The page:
England manager Roy Hodgson lamented Russia’s stoppage-time equaliser as Eric Dier’s brilliant free-kick failed to deliver victory in their Euro 2016 opener in Marseille.
Dier’s powerful top-corner effort looked like it would be enough to seal all three points after 73 minutes, a deserved outcome for what was at times a dominant display, but Vasili Berezutsky’s late looping header made it 1-1 to thwart England at the death.
The Three Lions have now failed to win any of their nine European Championship curtain-raisers and Hodgson was struggling to accept his side’s fate at the Stade Velodrome.
“To say we’re bitterly disappointed would be an understatement,” he said.
“To get that close to a victory, which would have been deserved, then to lose it with one minute of injury time to go, it’s a tough pill to swallow.
“But that’s football. One doesn’t have a divine right to win any game. It doesn’t make it any easier for me to accept.
“But it won’t take us long to get over it. When we analyse the game, and start preparing for the next game, there’ll be a lot of things from tonight’s game that we’ll want to take forward and hopefully we’ll be able to put the memory of that last-minute goal behind us.”
The roller coaster nature of the evening was even more pronounced for Dier.
Remarkably the 22-year-old was making a first competitive appearance for his country and was on the verge of a perfect day when he hammered home from the edge of the area.
He then joined his team-mates in watching helplessly as victory slipped through England’s fingers, coming down to earth with the cruellest of bumps.
“Our emotions went from a high to a low pretty quickly,” he admitted.
“Obviously it’s disappointing because we were so close to an important and big win in our first game.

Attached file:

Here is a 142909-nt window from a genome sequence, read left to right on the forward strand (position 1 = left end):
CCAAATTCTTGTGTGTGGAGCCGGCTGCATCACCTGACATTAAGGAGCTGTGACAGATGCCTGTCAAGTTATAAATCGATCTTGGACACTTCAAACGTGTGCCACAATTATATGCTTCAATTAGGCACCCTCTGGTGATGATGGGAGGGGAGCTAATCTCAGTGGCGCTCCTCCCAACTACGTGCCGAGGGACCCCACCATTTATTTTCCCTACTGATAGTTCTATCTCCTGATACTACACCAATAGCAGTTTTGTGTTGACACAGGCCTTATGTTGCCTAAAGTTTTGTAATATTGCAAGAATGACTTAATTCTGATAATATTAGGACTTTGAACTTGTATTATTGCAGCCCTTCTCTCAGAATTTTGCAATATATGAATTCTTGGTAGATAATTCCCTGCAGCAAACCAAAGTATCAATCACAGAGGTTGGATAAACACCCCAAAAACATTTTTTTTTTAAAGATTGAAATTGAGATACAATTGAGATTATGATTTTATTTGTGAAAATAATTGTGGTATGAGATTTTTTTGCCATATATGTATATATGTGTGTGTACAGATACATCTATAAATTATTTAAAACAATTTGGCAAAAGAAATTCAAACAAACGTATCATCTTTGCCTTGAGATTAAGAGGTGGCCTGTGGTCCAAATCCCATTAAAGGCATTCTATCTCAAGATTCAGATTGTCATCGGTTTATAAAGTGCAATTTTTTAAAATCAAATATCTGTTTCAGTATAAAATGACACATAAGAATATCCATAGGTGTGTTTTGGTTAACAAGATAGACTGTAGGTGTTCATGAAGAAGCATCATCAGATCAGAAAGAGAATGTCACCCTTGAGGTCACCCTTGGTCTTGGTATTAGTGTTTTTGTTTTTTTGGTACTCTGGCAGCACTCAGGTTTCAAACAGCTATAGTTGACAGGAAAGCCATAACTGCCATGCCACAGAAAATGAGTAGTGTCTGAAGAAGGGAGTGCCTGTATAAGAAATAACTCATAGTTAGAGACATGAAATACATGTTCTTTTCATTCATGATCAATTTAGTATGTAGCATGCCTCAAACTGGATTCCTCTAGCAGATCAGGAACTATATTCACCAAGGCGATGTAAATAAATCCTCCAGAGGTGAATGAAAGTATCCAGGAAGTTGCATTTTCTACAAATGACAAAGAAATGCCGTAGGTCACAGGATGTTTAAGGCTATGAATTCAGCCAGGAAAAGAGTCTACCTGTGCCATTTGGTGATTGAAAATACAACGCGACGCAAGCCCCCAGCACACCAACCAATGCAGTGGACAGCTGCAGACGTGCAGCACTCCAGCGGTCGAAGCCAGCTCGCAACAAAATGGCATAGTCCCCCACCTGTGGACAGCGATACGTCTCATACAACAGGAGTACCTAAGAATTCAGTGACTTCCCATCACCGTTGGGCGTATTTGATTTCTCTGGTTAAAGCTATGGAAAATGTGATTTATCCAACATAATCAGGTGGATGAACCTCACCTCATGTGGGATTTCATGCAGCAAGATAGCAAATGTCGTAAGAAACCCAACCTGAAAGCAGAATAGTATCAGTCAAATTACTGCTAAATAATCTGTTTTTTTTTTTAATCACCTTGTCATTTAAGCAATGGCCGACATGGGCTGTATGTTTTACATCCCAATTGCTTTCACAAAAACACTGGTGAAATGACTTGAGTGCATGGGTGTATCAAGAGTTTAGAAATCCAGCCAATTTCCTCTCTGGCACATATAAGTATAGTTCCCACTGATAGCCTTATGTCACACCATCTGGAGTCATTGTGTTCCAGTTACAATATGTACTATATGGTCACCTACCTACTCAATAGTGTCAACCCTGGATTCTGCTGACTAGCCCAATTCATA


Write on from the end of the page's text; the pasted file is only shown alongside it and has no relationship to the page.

“But this is tournament football. We have more games to look forward to. We have to pick ourselves up and look forward. This game is behind us now so we have to take our positives from this.”
Reflecting on the moment when he left the net bulging with the sweetest strike of his professional career Dier, who collected David Beckham’s autograph when he lived in Portugal during Euro 2004, added: “It’s probably one of the best moments I’ve had in football, a fantastic moment.
“I’d have taken a win with anyone else scoring, but I’m happy to have scored and just disappointed we didn’t win it.
“Beckham was one of the best at those free-kicks and I’ve seen lots of clips of his free-kicks. I’ve practised them a lot since I was a kid.”
Hodgson had taken something of a gamble, albeit an expected one, with his starting XI, using Wayne Rooney as a midfielder for the first time in his international career.
But the 30-year-old turned in a tidy performance and when he was substituted for Jack Wilshere, the lead was intact.
“I thought Wayne had a good game. I thought he was tiring, like a lot of players out there,” explained Hodgson.
“With the control we had in the game and Jack on the bench, we thought we had the luxury of taking him off the field and Jack could do a similar job.
“We did honestly believe we were not in great difficulties in that period and we’d see the game out at 1-0.”